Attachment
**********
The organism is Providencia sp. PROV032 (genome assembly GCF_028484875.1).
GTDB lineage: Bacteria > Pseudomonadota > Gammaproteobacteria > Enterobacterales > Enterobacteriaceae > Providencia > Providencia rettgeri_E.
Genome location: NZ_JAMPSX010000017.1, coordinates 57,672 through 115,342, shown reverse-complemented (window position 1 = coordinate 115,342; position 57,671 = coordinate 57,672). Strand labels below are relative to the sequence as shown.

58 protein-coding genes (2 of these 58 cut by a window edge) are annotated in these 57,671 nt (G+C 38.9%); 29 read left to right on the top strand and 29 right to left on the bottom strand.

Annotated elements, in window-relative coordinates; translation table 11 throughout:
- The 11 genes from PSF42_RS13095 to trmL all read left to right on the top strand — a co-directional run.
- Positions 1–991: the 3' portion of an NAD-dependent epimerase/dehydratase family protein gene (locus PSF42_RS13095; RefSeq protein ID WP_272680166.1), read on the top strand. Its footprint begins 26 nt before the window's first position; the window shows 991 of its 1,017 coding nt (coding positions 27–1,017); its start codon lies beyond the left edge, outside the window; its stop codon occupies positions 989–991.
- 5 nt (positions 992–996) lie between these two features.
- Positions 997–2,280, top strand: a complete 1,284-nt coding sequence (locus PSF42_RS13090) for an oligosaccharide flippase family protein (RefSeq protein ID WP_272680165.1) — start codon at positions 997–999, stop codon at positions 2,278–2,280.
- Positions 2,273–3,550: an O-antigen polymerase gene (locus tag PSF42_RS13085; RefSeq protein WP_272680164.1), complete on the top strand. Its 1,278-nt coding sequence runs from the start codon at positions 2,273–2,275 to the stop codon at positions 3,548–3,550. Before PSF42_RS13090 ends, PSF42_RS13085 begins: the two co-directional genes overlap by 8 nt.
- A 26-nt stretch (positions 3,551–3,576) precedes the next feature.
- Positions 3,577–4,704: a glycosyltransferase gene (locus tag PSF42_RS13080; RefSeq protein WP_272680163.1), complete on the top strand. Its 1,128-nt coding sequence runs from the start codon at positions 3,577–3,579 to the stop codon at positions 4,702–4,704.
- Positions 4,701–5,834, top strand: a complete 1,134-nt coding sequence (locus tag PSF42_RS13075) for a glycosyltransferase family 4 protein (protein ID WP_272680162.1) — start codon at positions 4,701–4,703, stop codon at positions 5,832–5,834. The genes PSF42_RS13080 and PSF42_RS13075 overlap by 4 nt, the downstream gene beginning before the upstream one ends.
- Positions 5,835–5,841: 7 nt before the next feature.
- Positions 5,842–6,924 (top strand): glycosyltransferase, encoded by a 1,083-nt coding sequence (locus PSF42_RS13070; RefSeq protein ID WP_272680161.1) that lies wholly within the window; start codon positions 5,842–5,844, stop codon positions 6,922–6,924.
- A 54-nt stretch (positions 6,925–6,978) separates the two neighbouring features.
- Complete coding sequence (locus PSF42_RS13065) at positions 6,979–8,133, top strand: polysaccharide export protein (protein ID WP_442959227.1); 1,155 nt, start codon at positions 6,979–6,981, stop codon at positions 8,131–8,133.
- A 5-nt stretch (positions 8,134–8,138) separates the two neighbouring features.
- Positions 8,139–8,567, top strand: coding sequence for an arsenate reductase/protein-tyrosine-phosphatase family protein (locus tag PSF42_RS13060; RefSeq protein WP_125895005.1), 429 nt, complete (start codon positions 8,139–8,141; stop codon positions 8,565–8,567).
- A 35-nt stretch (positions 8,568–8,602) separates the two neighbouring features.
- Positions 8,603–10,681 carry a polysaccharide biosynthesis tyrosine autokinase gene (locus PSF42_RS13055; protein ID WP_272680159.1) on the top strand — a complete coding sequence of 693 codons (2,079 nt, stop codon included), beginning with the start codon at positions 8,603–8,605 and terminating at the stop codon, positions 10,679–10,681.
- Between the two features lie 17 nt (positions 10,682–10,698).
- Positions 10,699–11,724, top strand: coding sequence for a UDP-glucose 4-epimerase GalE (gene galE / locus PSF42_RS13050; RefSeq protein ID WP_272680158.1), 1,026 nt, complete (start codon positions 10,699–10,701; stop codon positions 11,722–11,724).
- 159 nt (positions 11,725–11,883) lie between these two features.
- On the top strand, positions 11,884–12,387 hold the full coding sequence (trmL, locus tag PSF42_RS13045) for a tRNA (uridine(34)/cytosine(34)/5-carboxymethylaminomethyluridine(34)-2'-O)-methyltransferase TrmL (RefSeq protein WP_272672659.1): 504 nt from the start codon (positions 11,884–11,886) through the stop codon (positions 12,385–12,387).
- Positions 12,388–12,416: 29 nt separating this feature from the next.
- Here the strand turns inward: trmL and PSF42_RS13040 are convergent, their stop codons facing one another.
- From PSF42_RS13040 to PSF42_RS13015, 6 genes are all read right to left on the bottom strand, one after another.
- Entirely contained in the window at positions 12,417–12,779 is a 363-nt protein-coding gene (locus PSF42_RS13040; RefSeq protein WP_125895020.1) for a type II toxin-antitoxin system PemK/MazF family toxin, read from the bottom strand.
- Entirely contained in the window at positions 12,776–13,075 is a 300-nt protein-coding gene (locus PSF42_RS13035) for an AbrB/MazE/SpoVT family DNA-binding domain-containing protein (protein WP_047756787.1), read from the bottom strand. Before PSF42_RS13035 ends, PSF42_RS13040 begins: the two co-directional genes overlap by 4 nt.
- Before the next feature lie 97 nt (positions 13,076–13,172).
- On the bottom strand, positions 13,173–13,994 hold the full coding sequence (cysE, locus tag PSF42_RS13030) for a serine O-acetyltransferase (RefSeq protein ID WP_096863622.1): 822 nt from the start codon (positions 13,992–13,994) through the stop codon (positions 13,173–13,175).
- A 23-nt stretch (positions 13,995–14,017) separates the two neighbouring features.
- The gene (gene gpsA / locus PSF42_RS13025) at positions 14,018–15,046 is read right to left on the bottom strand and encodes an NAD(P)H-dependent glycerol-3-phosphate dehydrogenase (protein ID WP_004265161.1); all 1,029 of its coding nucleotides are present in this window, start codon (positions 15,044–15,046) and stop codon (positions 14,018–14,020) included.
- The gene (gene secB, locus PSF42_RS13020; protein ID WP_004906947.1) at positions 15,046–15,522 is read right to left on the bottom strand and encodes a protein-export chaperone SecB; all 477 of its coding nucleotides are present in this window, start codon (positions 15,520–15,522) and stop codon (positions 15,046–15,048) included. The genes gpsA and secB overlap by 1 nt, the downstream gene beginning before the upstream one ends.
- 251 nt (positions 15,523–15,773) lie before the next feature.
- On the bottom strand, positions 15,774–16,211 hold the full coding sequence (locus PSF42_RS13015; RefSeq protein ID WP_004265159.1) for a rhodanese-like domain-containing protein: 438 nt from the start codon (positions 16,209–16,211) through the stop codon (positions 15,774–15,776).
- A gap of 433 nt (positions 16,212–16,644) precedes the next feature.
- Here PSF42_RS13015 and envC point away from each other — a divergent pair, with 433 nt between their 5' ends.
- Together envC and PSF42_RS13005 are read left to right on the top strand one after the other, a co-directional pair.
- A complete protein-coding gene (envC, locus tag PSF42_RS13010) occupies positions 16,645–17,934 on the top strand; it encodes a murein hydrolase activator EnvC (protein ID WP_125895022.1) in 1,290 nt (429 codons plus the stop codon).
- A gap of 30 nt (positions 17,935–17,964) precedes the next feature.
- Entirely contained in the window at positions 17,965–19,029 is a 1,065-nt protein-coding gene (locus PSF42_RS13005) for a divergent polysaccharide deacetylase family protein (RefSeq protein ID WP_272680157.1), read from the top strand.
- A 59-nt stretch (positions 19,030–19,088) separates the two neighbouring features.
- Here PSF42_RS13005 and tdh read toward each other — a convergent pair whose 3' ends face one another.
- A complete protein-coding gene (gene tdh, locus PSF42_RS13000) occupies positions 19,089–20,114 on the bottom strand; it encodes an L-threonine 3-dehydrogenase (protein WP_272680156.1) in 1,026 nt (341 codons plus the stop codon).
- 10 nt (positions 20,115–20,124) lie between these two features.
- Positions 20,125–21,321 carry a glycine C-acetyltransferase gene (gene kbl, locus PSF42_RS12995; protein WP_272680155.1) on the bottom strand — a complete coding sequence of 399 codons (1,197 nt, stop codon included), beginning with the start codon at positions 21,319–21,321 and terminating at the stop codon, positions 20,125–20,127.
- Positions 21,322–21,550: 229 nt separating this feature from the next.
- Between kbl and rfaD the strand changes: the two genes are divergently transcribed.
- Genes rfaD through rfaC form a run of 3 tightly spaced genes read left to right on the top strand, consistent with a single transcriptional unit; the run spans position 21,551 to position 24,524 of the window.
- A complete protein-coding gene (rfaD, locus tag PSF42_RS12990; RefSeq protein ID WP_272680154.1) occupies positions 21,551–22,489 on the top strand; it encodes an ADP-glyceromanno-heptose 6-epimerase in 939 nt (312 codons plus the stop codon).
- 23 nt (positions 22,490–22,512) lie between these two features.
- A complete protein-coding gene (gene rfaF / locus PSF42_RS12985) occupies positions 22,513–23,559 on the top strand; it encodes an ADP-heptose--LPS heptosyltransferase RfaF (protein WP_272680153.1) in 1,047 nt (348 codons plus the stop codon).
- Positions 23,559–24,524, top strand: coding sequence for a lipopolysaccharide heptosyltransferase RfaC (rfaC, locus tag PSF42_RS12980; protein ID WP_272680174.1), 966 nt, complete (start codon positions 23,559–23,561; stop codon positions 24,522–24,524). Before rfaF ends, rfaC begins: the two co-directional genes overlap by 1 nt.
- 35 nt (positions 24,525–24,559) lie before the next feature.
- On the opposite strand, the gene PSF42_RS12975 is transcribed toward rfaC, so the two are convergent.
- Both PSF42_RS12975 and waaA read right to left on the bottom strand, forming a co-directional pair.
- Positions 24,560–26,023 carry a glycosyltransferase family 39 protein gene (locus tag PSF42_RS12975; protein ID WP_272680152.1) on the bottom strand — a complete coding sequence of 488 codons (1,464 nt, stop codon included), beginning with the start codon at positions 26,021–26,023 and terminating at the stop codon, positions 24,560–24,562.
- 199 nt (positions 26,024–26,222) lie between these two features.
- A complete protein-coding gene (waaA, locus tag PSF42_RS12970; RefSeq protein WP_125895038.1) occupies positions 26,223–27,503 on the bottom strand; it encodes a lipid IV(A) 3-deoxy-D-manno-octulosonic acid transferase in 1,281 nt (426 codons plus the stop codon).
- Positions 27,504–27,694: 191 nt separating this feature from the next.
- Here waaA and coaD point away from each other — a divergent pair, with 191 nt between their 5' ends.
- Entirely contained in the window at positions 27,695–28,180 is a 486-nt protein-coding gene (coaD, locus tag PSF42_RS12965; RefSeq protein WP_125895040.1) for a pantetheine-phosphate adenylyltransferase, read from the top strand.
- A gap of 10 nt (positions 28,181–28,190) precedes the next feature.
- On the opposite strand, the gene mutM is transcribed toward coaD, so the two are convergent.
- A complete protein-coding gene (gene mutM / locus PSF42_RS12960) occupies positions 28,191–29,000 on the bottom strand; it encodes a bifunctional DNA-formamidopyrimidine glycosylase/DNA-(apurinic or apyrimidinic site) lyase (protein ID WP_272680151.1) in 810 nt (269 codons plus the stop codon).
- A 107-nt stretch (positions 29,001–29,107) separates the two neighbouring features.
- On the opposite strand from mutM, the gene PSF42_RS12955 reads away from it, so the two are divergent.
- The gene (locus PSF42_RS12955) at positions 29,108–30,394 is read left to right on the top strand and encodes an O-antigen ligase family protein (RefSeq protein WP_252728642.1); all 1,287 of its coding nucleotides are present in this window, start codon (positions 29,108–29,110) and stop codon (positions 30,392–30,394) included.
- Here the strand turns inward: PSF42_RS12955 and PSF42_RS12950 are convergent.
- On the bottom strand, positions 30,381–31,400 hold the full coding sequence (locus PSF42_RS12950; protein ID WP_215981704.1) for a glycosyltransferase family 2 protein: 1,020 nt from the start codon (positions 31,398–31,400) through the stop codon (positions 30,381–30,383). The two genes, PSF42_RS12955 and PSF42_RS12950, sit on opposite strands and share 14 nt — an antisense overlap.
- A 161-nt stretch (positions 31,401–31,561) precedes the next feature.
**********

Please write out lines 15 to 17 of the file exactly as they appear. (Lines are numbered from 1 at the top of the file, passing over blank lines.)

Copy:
- Positions 5,842–6,924 (top strand): glycosyltransferase, encoded by a 1,083-nt coding sequence (locus PSF42_RS13070; RefSeq protein ID WP_272680161.1) that lies wholly within the window; start codon positions 5,842–5,844, stop codon positions 6,922–6,924.
- A 54-nt stretch (positions 6,925–6,978) separates the two neighbouring features.
- Complete coding sequence (locus PSF42_RS13065) at positions 6,979–8,133, top strand: polysaccharide export protein (protein ID WP_442959227.1); 1,155 nt, start codon at positions 6,979–6,981, stop codon at positions 8,131–8,133.